> >
> > If you find a way to get this working, I would be very interested in how
> > to do it.
> 
> The pieces mentioned as missing are only really missing if you are
> trying to do all this at design time using mainstream tools.  If you
> defer routing to run-time and use JBits, then the fact that routes run
> through the section you want to use doesn't really matter - it's like
> implementing your design on an FPGA with more limited routing
> resources.  The router will find a way.
> The anti-core I wrote that is mentioned in Christian's post does indeed
> tie up the routing resources required on the interface.  The interface
> does not need to be the geometric edge of the block, but the idea is if
> you have a static wire that needs to get to the F3 input of such and
> such a look up table, then this is done at design time.  All other wires
> in the anti-core are ripped up, and the new logic dropped into the space
> reserved.  The routing within the new logic is then performed using
> whatever resources are free.  It works suprisingly well.
> Phil

Phil,

Thanks for your reply. I think I understand what you are saying, that
you don't have to control the routing at compile time, but rather just
as long as there is sufficient routing available, it can be done at
"run-time". 

There are two possible problems that I see. The first is that my
"run-time" does not include a PC. So running Jbits when my board boots
up is not an option. Even if it was, this is not significantly different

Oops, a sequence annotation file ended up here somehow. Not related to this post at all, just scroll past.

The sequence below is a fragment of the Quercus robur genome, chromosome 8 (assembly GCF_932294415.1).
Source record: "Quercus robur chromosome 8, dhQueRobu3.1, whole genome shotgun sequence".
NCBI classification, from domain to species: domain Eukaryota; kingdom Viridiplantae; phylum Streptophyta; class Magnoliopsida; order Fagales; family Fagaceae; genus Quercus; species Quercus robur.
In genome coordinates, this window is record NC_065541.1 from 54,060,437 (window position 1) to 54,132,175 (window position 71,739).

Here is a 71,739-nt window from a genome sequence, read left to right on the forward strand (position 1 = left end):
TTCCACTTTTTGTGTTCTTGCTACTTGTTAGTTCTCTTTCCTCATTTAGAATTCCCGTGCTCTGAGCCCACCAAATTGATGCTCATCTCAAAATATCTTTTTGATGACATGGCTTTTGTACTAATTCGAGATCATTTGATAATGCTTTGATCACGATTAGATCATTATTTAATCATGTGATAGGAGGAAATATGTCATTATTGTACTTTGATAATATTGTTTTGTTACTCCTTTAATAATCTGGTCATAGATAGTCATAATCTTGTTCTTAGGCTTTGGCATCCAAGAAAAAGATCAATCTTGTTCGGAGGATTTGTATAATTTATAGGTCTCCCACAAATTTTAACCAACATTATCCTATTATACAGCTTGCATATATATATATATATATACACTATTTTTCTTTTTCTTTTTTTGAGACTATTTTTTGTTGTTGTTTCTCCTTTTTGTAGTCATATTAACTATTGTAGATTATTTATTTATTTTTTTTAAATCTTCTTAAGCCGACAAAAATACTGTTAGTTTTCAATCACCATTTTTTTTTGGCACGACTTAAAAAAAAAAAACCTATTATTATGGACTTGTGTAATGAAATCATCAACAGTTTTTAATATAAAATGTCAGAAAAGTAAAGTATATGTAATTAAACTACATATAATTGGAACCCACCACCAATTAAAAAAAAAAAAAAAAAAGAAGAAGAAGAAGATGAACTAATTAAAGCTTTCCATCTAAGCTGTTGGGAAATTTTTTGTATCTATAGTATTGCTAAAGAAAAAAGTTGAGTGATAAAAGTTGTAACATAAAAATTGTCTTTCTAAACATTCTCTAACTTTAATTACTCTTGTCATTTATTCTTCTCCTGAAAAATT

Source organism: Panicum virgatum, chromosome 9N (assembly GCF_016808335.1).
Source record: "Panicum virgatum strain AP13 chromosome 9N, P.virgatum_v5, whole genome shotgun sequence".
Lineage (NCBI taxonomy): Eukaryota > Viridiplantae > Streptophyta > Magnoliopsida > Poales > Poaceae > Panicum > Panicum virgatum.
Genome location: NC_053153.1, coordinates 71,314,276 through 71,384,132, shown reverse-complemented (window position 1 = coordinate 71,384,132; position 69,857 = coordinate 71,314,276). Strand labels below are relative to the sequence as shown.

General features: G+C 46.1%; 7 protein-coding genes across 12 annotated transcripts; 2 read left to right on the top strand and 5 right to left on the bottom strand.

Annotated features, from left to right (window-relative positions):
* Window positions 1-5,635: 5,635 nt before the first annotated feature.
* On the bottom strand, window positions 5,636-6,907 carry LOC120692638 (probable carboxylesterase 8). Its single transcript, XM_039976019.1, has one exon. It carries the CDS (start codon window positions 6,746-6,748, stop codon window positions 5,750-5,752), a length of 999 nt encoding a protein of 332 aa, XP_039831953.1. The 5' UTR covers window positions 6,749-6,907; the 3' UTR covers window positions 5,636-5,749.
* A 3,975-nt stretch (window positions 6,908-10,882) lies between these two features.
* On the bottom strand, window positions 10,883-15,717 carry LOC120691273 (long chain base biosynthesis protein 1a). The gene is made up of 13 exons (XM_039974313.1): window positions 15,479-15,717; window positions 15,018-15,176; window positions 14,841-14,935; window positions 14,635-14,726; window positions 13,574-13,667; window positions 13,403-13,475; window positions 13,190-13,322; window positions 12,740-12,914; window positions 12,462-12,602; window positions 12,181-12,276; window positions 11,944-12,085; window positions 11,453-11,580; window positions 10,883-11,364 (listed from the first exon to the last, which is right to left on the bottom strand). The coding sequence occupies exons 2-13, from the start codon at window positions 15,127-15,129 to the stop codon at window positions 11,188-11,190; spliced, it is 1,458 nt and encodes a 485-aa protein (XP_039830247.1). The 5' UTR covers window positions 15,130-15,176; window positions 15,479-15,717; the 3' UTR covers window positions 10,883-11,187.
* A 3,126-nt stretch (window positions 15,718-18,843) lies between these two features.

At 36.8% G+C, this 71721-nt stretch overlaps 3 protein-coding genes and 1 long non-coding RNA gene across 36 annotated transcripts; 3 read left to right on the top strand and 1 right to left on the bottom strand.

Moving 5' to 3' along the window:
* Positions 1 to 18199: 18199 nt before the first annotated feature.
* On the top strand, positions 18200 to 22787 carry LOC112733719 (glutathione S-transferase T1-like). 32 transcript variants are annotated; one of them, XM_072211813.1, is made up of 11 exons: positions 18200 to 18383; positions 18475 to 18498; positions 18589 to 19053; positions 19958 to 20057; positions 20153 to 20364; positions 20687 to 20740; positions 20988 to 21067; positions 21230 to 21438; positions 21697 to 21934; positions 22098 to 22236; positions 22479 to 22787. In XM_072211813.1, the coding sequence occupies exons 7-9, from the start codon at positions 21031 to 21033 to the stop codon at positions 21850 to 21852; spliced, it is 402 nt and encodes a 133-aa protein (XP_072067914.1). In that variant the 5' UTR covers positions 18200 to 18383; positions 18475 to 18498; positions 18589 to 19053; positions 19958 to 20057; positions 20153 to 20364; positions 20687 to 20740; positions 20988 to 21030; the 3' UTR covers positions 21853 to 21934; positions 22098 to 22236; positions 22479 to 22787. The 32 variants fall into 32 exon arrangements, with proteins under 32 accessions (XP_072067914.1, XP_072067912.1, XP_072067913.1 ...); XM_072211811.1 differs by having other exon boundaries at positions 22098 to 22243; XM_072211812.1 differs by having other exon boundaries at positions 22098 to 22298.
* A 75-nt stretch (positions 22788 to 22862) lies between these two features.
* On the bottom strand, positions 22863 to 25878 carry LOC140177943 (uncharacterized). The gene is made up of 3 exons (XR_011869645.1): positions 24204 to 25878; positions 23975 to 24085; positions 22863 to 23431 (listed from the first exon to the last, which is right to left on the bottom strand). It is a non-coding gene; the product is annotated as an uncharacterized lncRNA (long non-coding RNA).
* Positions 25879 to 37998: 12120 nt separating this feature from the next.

from rerunning the compiler since any time you change routing, you must
reverify timing. So it would take significant clock time and must be
reviewed by a human. So the practicality for many embedded apps is not
there. 

The second issue is the reduced routability that may result. This may
not be a big problem in a chip that is not used fully, but again, in an
embedded design it could cause a problem at "run-time" that would
require intervention by a human. 

BTW, I am not very familiar with Jbits other than to know that it is
often recommended for this approach. I assume that Jbits has the ability
to do auto routing? For my application it might be possible to use Jbits
in a mid level where a PC must be attached anytime the HW is changed. A
new bit file is generated and saved in the flash. 

But it would still be much easier to configure "stand-alone" blocks of
logic that do not overlap except at the edges. Oh, yes, I forgot that
this is another required function that is not currently available in the
P&R tools, partial routes to defined endpoints. But then I guess the end
points could be logic blocks. 

-- 

Rick "rickman" Collins

rick.collins@XYarius.com
Ignore the reply address. To email me use the above address with the XY
removed.

Arius - A Signal Processing Solutions Company
Specializing in DSP and FPGA design      URL http://www.arius.com
4 King Ave                               301-682-7772 Voice
Frederick, MD 21701-3110                 301-682-7666 FAX

Article: 38322
Subject: Re: Avoid routing through a certain area (Xilinx)
From: rickman <spamgoeshere4@yahoo.com>
Date: Fri, 11 Jan 2002 13:05:31 -0500
Links: << >>  << T >>  << A >>
Bret Wade wrote:
> 
> Hello Christian,
> 
> Please see my comments below.
> 
> Regards,
> Bret
> 
> Christian Plessl wrote:
> 
> > Bret Wade wrote:
> >